Flexibility. As businesses across the globe scramble to increase flexibility while navigating unorthodox working conditions and unpredictable supply chains, a new mentality for remaining in business has emerged: Accelerate your ability to deliver goods and services with speed and precision. As customers adapt to these new marketplace realities, so must their data center facilities. Much more flexible data center designs will emerge that allow data center owners to pivot and quickly scale up or down as needed to handle the uncertain future.
Resilience. By bringing in processes, programs, tools, and resources that both enable minimum exposure to hazards and associated risks (like unanticipated blackouts) and rapid reaction and recovery from unplanned events, data center owners will be in a much stronger position to control outcomes during times of crisis and uncertainty. At present, powerful AI-based monitoring tools offer new ways to remotely manage at-risk data center assets such as Schneider Electric’s EcoStruxureTM IT. AI algorithms identify the critical patterns of equipment behavior, predict issues, and advise operators on which actions to take before a problem turns into unanticipated downtime, and generate output reports for stakeholders. In turn, these factors can greatly increase the resilience of the data center.
Benefit from an updated cybersecurity envelope
A built-in safety net of advanced cybersecurity will be required across each of these four data center-of-the-future pillars. New cybersecurity frameworks will evolve that will enable migration to a more holistic security environment and that will account for both new technologies coming in and for legacy technologies that require a strengthening of their cybersecurity levels.
“Schneider Electric has taken lessons learned from its own digital journey to develop a Cybersecurity by Design strategy and technology development framework, which serves as a foundation for helping data centers modernize their cybersecurity strategies,” Kang said.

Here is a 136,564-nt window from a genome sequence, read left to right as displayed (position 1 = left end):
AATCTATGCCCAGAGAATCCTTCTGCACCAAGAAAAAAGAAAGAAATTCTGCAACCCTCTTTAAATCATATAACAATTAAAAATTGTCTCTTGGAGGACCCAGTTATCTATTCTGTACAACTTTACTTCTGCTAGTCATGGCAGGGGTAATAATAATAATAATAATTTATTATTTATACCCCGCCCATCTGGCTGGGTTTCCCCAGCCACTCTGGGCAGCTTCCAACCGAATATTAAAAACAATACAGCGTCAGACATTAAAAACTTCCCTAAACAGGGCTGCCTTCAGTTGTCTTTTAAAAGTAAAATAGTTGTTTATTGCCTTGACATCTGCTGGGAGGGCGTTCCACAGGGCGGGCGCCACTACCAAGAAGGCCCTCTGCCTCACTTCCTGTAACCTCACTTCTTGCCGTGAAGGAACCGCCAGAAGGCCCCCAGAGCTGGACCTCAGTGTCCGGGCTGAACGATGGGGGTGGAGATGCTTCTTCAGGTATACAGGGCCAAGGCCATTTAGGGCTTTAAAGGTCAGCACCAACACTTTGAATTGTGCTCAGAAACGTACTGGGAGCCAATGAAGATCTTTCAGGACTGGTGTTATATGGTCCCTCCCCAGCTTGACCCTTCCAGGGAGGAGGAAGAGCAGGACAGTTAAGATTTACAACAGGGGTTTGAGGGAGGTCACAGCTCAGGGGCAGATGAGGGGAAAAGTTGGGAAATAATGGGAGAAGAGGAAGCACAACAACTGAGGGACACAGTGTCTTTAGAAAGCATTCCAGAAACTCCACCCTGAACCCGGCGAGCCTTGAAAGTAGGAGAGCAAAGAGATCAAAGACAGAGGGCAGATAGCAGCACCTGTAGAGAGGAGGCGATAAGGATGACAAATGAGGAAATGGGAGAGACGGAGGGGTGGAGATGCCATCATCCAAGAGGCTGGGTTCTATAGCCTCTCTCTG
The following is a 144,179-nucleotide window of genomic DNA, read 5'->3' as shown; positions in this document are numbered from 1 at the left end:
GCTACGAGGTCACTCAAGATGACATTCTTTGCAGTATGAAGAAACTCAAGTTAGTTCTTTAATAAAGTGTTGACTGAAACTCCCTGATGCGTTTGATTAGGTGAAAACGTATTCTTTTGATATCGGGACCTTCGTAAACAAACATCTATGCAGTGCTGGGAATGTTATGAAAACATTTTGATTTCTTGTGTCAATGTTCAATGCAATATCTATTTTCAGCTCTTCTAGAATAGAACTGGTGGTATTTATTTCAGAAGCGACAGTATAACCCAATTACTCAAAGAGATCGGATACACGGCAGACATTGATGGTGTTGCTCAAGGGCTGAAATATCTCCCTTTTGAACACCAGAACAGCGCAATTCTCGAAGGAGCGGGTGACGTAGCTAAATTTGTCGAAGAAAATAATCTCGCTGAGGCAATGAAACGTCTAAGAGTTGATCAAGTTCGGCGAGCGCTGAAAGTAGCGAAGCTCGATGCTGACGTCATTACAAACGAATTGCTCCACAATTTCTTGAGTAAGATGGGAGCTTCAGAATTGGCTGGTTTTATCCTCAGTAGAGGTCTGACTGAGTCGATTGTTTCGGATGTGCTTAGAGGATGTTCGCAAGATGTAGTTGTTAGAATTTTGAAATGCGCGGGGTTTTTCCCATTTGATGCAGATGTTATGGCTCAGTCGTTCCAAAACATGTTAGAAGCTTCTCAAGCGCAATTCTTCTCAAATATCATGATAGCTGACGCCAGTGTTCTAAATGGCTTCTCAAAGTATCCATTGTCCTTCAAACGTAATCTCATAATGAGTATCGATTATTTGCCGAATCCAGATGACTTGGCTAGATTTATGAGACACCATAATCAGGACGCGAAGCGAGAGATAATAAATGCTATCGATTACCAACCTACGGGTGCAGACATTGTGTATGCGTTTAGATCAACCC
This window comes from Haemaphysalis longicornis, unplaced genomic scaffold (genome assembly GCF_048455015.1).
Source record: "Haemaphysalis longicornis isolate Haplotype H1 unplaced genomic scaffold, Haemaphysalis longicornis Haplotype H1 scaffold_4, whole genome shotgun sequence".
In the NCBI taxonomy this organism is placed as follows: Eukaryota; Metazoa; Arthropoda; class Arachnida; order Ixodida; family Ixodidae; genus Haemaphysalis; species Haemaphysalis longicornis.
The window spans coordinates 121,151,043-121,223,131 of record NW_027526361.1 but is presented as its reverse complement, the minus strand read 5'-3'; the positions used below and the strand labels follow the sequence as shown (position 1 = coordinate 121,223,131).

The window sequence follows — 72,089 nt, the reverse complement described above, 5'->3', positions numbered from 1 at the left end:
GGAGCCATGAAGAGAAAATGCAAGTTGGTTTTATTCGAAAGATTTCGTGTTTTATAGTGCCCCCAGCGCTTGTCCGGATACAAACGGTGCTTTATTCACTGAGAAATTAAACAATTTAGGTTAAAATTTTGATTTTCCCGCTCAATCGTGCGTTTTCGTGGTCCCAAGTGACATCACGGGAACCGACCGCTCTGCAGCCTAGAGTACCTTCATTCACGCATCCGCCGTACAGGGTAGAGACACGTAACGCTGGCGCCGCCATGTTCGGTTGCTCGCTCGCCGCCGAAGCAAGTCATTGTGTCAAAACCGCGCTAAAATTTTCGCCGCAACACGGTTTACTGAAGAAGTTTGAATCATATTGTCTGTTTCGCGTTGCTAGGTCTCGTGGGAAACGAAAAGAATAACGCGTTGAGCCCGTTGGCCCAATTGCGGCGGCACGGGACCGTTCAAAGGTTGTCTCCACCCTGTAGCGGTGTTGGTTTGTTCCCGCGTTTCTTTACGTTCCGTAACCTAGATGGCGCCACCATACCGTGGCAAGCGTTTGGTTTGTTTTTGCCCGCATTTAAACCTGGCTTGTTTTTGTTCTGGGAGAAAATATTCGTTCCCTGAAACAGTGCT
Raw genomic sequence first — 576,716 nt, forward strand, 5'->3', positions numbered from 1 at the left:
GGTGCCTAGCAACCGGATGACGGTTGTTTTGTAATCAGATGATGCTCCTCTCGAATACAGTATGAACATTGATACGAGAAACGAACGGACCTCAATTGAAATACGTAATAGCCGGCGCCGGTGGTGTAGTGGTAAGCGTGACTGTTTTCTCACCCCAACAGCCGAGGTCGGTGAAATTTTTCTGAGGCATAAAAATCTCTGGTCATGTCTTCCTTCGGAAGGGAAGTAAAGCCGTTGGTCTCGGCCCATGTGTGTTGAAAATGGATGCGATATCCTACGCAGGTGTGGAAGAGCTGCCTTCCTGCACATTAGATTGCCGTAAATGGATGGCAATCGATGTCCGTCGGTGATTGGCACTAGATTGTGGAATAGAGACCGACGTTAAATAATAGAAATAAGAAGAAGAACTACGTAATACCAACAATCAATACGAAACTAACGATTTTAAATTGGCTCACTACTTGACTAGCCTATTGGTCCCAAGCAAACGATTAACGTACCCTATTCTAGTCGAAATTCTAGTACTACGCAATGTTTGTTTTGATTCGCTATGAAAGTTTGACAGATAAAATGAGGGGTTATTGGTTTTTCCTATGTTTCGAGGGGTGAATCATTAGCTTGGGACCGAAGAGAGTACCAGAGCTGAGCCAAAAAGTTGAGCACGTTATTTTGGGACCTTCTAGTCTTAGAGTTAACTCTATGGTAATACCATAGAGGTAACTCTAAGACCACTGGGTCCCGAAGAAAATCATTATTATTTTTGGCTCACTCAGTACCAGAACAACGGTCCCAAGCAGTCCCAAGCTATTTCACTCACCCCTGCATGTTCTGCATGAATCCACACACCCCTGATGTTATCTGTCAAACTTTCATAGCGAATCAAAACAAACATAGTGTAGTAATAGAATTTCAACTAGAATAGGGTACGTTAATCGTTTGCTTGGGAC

By executing the twofold goal of producing cybersecure products and of offering cybersecurity services that are applicable to data centers, Schneider Electric has established itself as a cybersecurity leader in the realm of data center power and cooling infrastructure. The goal is to assure that future data centers remain constantly available, and that ongoing collaborative cybersecurity development efforts will result in even stronger attack detection, better process, and forensic analysis, and more robust cyberattack response solutions.
Push for a more sustainable and integrated data center market in the Philippines
The global pandemic has accelerated the growth of emerging data center markets, with the Philippines as one of the fastest-growing in Asia.
“As the data center industry continues its rapid growth and as the demand for a more sustainable, efficient, and integrated digital future increases, more global technology companies looking to build digital facilities to meet regional demand amid challenges. This is where the Philippines, as an emerging data center market, needs to step up and rise to the occasion,” Kang said.